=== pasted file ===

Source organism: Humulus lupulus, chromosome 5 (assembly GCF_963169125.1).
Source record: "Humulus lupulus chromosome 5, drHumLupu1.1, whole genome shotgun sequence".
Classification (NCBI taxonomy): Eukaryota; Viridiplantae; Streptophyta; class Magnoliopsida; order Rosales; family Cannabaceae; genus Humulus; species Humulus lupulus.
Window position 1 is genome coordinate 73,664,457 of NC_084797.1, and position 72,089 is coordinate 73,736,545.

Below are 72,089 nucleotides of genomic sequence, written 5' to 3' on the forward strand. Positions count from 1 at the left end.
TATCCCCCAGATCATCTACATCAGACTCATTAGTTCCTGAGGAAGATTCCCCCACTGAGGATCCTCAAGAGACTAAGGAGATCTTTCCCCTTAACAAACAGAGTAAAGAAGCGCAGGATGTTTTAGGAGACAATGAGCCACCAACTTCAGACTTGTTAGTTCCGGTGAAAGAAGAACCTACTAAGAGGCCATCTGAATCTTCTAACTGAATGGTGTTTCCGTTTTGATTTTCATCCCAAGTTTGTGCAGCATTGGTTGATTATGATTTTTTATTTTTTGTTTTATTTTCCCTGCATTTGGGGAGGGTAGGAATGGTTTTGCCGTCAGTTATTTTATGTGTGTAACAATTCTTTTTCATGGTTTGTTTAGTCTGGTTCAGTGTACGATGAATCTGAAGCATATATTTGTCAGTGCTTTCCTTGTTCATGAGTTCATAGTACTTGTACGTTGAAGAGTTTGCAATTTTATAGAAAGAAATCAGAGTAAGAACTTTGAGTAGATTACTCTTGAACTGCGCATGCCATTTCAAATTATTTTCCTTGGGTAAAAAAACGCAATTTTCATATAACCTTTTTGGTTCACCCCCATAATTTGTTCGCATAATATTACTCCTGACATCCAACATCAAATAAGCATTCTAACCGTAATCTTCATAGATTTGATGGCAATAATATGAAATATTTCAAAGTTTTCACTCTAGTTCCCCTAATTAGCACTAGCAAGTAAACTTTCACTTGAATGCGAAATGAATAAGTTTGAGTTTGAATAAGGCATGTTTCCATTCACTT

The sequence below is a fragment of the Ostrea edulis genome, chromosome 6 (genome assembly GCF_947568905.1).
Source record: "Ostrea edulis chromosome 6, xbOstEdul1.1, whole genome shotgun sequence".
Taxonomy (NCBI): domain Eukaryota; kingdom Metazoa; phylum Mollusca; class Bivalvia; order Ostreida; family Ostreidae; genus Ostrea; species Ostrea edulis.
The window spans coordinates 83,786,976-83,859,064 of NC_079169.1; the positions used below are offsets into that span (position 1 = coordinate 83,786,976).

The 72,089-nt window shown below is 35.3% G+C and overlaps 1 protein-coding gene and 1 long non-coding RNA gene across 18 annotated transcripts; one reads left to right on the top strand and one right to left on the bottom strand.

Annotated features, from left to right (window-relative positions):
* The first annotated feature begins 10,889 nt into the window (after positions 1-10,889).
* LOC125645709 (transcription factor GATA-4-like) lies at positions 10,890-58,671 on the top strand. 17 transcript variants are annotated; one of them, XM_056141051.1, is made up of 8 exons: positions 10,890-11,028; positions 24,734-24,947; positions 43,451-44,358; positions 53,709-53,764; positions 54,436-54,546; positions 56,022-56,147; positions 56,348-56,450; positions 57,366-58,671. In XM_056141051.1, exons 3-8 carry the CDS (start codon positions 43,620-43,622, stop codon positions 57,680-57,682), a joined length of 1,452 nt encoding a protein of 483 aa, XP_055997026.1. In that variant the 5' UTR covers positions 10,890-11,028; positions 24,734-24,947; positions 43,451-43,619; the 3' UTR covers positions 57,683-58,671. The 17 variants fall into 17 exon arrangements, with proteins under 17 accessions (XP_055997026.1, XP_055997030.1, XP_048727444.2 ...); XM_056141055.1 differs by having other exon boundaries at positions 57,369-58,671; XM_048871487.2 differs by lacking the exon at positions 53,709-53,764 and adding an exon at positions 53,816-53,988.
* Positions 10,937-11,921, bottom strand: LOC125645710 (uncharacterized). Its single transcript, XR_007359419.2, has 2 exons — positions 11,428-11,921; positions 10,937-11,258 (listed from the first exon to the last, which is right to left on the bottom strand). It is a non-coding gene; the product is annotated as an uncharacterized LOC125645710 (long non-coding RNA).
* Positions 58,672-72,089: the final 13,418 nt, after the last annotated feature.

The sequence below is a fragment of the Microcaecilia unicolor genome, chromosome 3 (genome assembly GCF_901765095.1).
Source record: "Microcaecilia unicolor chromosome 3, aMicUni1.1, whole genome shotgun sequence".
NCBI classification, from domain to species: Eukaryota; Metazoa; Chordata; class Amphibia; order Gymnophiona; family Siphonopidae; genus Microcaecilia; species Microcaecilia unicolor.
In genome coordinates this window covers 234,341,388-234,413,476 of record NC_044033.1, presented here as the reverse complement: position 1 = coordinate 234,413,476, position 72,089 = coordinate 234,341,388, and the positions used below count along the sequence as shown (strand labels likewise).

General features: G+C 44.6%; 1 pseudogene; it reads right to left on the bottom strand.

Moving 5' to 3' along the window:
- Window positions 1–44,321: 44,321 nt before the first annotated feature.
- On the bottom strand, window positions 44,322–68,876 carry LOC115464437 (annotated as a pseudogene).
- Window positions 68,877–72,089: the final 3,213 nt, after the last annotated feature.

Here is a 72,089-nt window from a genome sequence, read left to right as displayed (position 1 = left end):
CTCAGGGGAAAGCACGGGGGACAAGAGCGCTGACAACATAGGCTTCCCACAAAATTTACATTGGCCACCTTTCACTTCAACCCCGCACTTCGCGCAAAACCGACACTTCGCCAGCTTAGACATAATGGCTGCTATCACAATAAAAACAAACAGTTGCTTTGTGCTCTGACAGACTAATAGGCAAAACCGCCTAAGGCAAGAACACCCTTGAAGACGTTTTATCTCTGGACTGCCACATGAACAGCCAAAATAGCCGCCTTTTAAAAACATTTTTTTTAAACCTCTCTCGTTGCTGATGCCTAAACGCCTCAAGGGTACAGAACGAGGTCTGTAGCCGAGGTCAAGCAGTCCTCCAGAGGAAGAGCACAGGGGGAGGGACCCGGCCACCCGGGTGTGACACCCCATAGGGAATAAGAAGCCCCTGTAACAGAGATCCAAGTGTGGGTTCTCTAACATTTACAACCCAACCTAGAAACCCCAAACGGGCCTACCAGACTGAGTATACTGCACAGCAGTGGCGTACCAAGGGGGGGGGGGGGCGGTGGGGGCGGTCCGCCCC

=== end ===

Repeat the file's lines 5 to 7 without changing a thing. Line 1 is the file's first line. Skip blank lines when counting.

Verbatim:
Below are 72,089 nucleotides of genomic sequence, written 5' to 3' on the forward strand. Positions count from 1 at the left end.
TATCCCCCAGATCATCTACATCAGACTCATTAGTTCCTGAGGAAGATTCCCCCACTGAGGATCCTCAAGAGACTAAGGAGATCTTTCCCCTTAACAAACAGAGTAAAGAAGCGCAGGATGTTTTAGGAGACAATGAGCCACCAACTTCAGACTTGTTAGTTCCGGTGAAAGAAGAACCTACTAAGAGGCCATCTGAATCTTCTAACTGAATGGTGTTTCCGTTTTGATTTTCATCCCAAGTTTGTGCAGCATTGGTTGATTATGATTTTTTATTTTTTGTTTTATTTTCCCTGCATTTGGGGAGGGTAGGAATGGTTTTGCCGTCAGTTATTTTATGTGTGTAACAATTCTTTTTCATGGTTTGTTTAGTCTGGTTCAGTGTACGATGAATCTGAAGCATATATTTGTCAGTGCTTTCCTTGTTCATGAGTTCATAGTACTTGTACGTTGAAGAGTTTGCAATTTTATAGAAAGAAATCAGAGTAAGAACTTTGAGTAGATTACTCTTGAACTGCGCATGCCATTTCAAATTATTTTCCTTGGGTAAAAAAACGCAATTTTCATATAACCTTTTTGGTTCACCCCCATAATTTGTTCGCATAATATTACTCCTGACATCCAACATCAAATAAGCATTCTAACCGTAATCTTCATAGATTTGATGGCAATAATATGAAATATTTCAAAGTTTTCACTCTAGTTCCCCTAATTAGCACTAGCAAGTAAACTTTCACTTGAATGCGAAATGAATAAGTTTGAGTTTGAATAAGGCATGTTTCCATTCACTT

The sequence below is a fragment of the Ostrea edulis genome, chromosome 6 (genome assembly GCF_947568905.1).